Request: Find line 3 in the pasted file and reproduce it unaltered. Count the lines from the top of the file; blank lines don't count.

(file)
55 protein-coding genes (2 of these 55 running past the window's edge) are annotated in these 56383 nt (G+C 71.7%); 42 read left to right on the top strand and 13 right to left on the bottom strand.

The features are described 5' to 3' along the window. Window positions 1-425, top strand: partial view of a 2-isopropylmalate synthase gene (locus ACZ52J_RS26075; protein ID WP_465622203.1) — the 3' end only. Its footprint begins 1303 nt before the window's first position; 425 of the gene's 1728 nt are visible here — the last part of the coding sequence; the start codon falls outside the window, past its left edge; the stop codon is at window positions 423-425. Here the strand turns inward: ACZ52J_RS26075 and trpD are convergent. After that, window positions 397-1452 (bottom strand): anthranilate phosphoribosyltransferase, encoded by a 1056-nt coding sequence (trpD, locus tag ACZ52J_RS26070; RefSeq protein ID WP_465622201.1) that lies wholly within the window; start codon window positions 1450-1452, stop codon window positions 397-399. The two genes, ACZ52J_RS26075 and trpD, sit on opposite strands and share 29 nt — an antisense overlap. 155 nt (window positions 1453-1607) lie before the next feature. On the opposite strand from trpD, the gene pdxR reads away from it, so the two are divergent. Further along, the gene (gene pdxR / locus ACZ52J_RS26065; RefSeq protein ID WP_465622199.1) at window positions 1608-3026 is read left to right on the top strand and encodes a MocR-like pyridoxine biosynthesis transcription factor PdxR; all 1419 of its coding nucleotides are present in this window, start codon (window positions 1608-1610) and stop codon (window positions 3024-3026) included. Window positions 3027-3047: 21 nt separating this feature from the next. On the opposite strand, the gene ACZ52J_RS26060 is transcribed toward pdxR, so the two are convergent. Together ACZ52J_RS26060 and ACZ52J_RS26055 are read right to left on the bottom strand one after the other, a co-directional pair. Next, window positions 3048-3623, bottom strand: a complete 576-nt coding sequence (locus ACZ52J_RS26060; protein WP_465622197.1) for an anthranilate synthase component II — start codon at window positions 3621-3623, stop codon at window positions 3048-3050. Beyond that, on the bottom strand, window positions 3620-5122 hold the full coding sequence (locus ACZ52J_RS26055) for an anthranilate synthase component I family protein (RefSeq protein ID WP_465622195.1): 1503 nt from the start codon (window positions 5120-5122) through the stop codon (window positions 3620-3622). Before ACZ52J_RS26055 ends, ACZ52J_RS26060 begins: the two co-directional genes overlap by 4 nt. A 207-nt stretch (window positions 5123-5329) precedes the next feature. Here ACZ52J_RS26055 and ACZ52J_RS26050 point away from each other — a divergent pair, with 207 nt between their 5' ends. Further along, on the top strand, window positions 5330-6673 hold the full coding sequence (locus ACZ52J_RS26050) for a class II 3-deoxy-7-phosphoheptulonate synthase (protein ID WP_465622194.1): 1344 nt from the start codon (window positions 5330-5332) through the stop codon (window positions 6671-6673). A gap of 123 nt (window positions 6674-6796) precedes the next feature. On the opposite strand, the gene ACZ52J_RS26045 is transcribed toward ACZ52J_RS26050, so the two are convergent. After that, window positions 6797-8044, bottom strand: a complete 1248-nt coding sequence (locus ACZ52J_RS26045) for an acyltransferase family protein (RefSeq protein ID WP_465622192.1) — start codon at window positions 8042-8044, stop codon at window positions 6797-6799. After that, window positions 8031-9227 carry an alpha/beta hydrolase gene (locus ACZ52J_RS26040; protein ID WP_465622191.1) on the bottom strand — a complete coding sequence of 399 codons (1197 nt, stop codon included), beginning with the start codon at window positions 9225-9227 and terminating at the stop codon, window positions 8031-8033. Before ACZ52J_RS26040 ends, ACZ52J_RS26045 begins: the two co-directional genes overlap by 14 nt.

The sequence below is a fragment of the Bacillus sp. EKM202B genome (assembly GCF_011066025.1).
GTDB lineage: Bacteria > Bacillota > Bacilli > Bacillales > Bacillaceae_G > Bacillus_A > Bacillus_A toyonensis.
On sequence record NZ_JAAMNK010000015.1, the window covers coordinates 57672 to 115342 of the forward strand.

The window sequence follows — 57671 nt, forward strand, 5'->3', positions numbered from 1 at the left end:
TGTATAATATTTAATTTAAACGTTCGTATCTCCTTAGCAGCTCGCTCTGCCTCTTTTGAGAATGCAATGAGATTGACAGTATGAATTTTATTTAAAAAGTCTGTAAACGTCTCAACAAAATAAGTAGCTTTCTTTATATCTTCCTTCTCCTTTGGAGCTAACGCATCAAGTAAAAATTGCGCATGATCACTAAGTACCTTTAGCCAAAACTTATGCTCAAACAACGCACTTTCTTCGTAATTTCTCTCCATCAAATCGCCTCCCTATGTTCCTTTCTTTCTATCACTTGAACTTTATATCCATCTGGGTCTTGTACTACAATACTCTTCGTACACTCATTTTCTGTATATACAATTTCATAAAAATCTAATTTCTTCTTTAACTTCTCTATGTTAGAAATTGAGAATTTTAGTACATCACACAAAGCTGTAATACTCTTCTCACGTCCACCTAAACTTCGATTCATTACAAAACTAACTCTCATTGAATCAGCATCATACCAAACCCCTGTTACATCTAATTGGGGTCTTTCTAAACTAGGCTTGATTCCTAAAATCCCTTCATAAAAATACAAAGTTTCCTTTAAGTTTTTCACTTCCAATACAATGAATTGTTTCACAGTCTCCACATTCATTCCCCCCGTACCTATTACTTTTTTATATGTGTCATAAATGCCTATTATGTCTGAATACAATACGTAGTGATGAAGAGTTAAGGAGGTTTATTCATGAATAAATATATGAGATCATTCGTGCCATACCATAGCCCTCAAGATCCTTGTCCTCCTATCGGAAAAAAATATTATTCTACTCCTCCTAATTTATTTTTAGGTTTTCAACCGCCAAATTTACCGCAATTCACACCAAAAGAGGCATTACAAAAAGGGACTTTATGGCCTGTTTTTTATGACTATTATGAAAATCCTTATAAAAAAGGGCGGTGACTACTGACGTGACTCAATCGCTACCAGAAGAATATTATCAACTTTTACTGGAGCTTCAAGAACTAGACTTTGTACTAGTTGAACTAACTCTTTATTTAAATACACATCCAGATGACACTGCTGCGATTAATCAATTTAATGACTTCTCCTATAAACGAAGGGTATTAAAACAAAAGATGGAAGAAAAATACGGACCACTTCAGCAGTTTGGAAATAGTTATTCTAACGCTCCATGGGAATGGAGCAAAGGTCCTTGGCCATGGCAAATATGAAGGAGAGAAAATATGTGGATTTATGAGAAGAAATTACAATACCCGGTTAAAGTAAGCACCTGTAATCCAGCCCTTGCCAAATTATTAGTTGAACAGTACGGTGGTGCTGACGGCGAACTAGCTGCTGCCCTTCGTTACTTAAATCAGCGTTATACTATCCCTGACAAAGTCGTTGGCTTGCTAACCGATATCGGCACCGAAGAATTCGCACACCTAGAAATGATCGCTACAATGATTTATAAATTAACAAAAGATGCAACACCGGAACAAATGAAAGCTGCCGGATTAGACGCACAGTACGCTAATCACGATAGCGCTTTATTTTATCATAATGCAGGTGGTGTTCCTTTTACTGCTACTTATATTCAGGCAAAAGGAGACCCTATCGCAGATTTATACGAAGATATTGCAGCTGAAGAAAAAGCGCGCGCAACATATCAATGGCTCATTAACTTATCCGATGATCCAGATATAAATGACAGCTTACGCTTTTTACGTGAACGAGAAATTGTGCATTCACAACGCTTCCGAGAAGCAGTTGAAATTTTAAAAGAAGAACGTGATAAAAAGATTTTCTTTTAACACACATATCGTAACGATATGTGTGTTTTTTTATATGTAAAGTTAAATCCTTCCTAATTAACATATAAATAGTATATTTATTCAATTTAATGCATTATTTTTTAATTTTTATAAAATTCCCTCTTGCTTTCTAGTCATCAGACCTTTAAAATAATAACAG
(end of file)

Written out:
The sequence below is a fragment of the Bacillus sp. EKM202B genome (assembly GCF_011066025.1).